A Better Alternative to a Bucket List

Do you have a bucket list? It’s usually a highly aspirational collection of accomplishments and adventures you want to complete before you, well, kick the bucket. The idea was popularized in the 2007 movie “The Bucket List” and has since spawned many websites, books, blogs, and artistically filtered pictures on Pinterest. That’s how you live life to the fullest, right? Set audacious goals?

The Problem with Bucket Lists

The truth is, though, bucket lists aren’t really lists of “goals,” or at least, not in any helpful sense. They tend to be vague, at least in a plan of execution, and don’t have a deadline. In my experience, deadlines are one of the most helpful motivators in the world. Without a deadline, your bucket list ends up being a “someday” list — full of things that would be nice to do, but that you probably won’t fight too hard to accomplish. At least not until, well, someday.

The good side of this is that bucket lists enable you to dream really big — there’s nothing holding you back from listing climbing Mt. Everest, winning a Tony, doing a triathlon, or walking on the moon. I am a huge proponent of dreaming big, and I think this is why bucket lists have such wide appeal.

But if a bucket list doesn’t really encourage you to DO the things on your list — just to imagine doing them “someday” — what’s the point?

So, What about New Year’s Resolutions?

Okay, so maybe bucket lists aren’t super practical. But New Year’s resolutions give you a solid deadline, so surely that’s a little better, right?

Well, yes and no. Deadlines can be helpful, but when was the last time you made a resolution on New Year’s that you were really excited about? I don’t know about you, but my resolutions tend to all pretty much be the same — “work out more,” “eat better,” “read more.” Don’t get me wrong, I do the goal-setting thing. I give myself more specific parameters and try to decide how to accomplish them. But it doesn’t really have the same joyful, expansive feeling as writing a bucket list, does it?

Plus, even if you’re trying to create more interesting goals that really light you up, New Year’s resolutions can feel pretty confining. After all, there are some big goals you just can’t accomplish in a year.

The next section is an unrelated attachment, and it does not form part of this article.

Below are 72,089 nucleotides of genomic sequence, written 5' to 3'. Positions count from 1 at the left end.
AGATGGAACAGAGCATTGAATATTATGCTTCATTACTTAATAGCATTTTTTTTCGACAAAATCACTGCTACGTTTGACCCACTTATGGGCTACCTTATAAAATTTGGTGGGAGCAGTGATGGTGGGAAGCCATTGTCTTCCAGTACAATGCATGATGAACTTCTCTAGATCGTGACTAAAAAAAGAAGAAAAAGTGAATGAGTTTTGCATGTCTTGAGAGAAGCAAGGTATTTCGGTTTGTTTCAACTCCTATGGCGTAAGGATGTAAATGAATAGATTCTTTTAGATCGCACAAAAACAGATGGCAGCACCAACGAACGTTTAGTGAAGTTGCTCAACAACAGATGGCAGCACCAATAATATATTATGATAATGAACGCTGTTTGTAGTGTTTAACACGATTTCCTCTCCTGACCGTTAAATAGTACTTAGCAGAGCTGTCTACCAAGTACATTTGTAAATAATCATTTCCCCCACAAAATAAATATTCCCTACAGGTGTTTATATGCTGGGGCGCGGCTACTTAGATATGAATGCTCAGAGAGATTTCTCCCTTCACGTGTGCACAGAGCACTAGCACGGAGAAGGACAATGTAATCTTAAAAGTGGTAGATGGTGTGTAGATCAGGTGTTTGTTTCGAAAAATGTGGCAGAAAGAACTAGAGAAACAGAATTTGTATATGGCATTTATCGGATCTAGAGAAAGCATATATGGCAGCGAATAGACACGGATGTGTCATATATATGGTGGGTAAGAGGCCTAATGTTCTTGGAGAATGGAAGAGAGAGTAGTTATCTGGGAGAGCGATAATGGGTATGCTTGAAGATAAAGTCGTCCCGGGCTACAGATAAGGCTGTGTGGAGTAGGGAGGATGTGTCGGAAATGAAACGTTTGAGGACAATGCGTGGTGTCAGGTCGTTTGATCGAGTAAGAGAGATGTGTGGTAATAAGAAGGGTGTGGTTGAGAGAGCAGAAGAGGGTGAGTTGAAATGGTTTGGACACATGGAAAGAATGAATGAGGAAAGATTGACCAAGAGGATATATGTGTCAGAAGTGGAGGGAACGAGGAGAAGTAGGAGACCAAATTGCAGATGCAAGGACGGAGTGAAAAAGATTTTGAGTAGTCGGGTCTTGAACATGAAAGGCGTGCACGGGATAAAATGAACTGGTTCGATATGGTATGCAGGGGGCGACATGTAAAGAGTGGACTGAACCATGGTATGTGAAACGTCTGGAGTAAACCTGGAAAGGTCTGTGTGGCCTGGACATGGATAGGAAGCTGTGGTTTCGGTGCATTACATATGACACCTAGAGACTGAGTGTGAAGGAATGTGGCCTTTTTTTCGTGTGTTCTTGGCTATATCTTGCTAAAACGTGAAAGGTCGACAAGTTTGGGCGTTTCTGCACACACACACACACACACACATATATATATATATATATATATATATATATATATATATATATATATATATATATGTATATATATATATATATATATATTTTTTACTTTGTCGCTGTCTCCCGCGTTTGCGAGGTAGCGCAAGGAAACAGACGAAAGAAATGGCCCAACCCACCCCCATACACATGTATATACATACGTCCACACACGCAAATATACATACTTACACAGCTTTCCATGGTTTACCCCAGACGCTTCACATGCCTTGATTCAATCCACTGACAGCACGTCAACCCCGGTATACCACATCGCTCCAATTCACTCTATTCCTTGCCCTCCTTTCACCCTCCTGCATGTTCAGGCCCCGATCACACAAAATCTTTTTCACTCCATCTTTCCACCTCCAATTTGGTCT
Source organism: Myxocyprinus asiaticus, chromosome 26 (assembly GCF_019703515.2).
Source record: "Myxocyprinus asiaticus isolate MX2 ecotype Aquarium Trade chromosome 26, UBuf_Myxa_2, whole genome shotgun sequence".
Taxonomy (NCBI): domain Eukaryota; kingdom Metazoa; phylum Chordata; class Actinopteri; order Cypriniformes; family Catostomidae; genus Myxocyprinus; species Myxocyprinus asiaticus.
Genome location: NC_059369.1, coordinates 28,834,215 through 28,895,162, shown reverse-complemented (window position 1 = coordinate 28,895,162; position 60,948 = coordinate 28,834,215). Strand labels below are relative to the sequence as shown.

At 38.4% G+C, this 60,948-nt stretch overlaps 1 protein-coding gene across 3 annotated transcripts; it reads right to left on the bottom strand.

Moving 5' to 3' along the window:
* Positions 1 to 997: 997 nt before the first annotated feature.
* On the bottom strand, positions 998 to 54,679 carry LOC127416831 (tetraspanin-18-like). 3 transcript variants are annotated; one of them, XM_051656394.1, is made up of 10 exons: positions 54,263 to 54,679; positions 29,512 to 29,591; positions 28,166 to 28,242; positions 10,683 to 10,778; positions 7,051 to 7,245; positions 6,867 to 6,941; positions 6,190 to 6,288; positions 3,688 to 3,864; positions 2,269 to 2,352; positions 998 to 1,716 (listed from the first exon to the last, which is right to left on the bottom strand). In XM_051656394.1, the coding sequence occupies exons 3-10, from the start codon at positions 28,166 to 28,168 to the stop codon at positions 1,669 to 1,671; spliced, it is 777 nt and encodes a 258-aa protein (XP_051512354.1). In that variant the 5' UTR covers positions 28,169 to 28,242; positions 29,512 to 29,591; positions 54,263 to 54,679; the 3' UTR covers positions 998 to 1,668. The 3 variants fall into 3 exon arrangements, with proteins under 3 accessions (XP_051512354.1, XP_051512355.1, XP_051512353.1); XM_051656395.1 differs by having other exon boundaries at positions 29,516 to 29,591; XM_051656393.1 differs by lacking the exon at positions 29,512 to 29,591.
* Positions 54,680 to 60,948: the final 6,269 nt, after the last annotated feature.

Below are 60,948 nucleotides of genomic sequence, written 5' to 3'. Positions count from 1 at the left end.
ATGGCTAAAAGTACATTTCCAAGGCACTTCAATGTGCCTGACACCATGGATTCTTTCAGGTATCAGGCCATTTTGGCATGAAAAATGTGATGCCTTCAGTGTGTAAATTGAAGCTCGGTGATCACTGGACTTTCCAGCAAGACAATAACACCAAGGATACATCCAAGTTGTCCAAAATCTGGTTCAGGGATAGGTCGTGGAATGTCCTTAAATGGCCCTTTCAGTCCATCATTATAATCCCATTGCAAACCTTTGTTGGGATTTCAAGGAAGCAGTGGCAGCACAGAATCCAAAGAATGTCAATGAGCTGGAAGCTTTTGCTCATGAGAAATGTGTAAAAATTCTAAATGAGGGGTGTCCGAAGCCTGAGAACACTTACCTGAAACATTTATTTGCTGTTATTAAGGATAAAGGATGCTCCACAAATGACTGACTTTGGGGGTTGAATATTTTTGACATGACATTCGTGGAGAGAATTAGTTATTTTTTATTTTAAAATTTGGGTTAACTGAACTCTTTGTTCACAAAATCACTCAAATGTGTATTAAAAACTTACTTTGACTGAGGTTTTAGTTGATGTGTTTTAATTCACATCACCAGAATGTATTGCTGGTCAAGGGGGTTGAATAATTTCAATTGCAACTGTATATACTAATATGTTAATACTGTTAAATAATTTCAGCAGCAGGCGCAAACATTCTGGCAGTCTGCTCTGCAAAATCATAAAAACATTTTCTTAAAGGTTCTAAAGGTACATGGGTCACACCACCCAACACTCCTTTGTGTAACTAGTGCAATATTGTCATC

The Alternative

My favorite way to beat the bucket list blues is the Day Zero Project’s 101 Things in 1001 Days Challenge. It’s exactly what it sounds like — you make a list of 101 things that you’d like to accomplish in the next 1001 days. That’s just under 2.75 years, if you’re curious.

Two years and nine months is plenty of time to set some crazy goals and dream some crazy dreams. My current list involves everything from writing a fan letter to learning how to cartwheel to going to Asia. You can set small goals, but it gives you enough room to dream big, too. My list is almost a year old, and I’ve only crossed 16 things off my list, so it’s time for me to get moving! But I can honestly say that I probably wouldn’t have done many of those if not for making my list.

The site is a lot of fun — not only can you create your own list(s), but you can also browse the lists of others and find new ideas for items to add to your own. I have a paid subscription because I like the extra features and want to support what they’re doing, but it’s also great without.

When you’re reading this blog, I’ll be on my way to Indiana to see the hundredth running of the Indy 500 (a giant auto race) with my dad and a bunch of his and my friends — that’s a big travel item I can check off after this week!

What Bucket Lists Are Good For

I know I’ve trashed bucket lists, but I think they actually serve a really important purpose: they give you freedom to dream as big as you could possibly want to, even if what you’re dreaming of isn’t feasible in the next three years (though don’t be too quick to jump to that conclusion). Anything can go on a bucket list.

But don’t stop there! If you’re doing the 101 Things in 1001 Days Challenge, pull some items from your bucket list. Once that challenge is over, if you decide to start a new one (like I did), go back through your bucket list and discover what’s possible now that wasn’t the last time. Keep your bucket list from being a “things-I’ll-never-actually-do” list.

What’s Holding You Back?

The best thing about this project for me is it forces me to ask myself, “why not today?” If there’s something on my list I want to accomplish, what’s stopping me from doing it right now? Sometimes, it’s money or timing, but often, it’s just myself.

What about you? What’s holding you back from accomplishing your bucket list (or 101 things list)? Let us know in the comments! You can also post a link to your list. Let us know how we can help you check things off!

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